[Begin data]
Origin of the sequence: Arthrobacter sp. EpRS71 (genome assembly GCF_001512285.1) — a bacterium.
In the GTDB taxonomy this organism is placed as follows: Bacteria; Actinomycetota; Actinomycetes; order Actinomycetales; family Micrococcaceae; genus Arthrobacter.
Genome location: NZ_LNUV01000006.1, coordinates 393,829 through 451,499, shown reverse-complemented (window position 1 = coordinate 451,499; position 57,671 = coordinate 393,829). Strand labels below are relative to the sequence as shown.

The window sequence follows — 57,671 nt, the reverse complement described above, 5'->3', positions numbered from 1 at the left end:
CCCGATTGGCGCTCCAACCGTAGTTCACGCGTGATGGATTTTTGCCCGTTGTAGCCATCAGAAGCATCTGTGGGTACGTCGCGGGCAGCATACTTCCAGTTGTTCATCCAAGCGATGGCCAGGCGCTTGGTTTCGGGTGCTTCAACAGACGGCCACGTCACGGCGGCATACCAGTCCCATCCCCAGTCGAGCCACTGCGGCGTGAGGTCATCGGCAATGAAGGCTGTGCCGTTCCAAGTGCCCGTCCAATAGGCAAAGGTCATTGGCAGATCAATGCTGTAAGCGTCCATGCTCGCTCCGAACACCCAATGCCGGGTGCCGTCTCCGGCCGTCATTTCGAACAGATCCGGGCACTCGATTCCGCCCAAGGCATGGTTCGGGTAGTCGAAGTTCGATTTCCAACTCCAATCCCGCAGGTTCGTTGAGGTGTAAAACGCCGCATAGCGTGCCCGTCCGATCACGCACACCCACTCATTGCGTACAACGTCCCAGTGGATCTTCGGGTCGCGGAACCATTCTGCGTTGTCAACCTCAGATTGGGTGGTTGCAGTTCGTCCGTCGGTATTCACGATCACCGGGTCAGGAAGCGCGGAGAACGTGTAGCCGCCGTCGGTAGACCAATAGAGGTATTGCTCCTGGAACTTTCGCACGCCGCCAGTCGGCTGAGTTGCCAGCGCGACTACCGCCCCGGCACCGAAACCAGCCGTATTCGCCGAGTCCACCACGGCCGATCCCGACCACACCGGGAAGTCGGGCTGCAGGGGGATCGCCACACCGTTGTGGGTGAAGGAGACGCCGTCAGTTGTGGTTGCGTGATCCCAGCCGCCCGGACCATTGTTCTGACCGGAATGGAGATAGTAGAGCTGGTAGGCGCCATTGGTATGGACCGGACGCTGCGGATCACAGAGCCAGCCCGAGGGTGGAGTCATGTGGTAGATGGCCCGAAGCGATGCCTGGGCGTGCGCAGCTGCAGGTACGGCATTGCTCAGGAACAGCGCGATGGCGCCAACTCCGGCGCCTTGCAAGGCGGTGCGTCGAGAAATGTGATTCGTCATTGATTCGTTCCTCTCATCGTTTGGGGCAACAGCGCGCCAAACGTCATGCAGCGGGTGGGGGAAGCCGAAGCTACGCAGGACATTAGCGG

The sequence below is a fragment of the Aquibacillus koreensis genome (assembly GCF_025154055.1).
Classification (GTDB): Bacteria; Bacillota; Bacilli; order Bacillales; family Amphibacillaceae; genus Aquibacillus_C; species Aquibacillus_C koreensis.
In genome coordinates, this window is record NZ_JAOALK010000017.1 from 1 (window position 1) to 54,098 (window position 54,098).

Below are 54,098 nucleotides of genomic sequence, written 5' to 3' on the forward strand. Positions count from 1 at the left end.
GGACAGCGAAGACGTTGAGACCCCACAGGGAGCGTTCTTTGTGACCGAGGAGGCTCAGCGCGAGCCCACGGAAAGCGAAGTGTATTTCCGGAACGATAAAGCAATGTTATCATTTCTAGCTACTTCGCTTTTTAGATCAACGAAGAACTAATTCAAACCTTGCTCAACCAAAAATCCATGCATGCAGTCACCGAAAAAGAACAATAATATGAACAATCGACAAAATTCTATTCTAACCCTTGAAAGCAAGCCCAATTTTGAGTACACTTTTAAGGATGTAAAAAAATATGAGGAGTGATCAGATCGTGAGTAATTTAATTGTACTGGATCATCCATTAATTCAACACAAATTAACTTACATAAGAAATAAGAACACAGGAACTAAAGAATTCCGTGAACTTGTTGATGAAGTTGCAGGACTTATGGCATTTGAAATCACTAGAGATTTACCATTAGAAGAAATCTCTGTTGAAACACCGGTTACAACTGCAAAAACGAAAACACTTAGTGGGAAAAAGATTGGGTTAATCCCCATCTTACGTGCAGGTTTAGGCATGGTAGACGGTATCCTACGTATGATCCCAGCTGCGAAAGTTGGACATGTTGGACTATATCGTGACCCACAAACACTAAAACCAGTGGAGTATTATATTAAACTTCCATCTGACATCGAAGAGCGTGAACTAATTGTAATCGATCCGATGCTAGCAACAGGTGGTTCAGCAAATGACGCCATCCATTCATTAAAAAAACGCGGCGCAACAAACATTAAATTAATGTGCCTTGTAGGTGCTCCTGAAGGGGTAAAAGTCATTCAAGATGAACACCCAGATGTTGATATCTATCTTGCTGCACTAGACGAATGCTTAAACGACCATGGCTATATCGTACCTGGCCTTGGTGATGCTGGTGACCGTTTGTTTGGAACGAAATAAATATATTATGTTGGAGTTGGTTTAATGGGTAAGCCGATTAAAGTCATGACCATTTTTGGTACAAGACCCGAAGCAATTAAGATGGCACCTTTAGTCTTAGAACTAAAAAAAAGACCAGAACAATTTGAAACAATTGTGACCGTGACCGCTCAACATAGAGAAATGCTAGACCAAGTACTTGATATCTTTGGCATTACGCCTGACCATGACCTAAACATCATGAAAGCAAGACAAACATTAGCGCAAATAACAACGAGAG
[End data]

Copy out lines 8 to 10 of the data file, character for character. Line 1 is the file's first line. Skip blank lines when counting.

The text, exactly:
In genome coordinates, this window is record NZ_JAOALK010000017.1 from 1 (window position 1) to 54,098 (window position 54,098).

Below are 54,098 nucleotides of genomic sequence, written 5' to 3' on the forward strand. Positions count from 1 at the left end.
GGACAGCGAAGACGTTGAGACCCCACAGGGAGCGTTCTTTGTGACCGAGGAGGCTCAGCGCGAGCCCACGGAAAGCGAAGTGTATTTCCGGAACGATAAAGCAATGTTATCATTTCTAGCTACTTCGCTTTTTAGATCAACGAAGAACTAATTCAAACCTTGCTCAACCAAAAATCCATGCATGCAGTCACCGAAAAAGAACAATAATATGAACAATCGACAAAATTCTATTCTAACCCTTGAAAGCAAGCCCAATTTTGAGTACACTTTTAAGGATGTAAAAAAATATGAGGAGTGATCAGATCGTGAGTAATTTAATTGTACTGGATCATCCATTAATTCAACACAAATTAACTTACATAAGAAATAAGAACACAGGAACTAAAGAATTCCGTGAACTTGTTGATGAAGTTGCAGGACTTATGGCATTTGAAATCACTAGAGATTTACCATTAGAAGAAATCTCTGTTGAAACACCGGTTACAACTGCAAAAACGAAAACACTTAGTGGGAAAAAGATTGGGTTAATCCCCATCTTACGTGCAGGTTTAGGCATGGTAGACGGTATCCTACGTATGATCCCAGCTGCGAAAGTTGGACATGTTGGACTATATCGTGACCCACAAACACTAAAACCAGTGGAGTATTATATTAAACTTCCATCTGACATCGAAGAGCGTGAACTAATTGTAATCGATCCGATGCTAGCAACAGGTGGTTCAGCAAATGACGCCATCCATTCATTAAAAAAACGCGGCGCAACAAACATTAAATTAATGTGCCTTGTAGGTGCTCCTGAAGGGGTAAAAGTCATTCAAGATGAACACCCAGATGTTGATATCTATCTTGCTGCACTAGACGAATGCTTAAACGACCATGGCTATATCGTACCTGGCCTTGGTGATGCTGGTGACCGTTTGTTTGGAACGAAATAAATATATTATGTTGGAGTTGGTTTAATGGGTAAGCCGATTAAAGTCATGACCATTTTTGGTACAAGACCCGAAGCAATTAAGATGGCACCTTTAGTCTTAGAACTAAAAAAAAGACCAGAACAATTTGAAACAATTGTGACCGTGACCGCTCAACATAGAGAAATGCTAGACCAAGTACTTGATATCTTTGGCATTACGCCTGACCATGACCTAAACATCATGAAAGCAAGACAAACATTAGCGCAAATAACAACGAGAG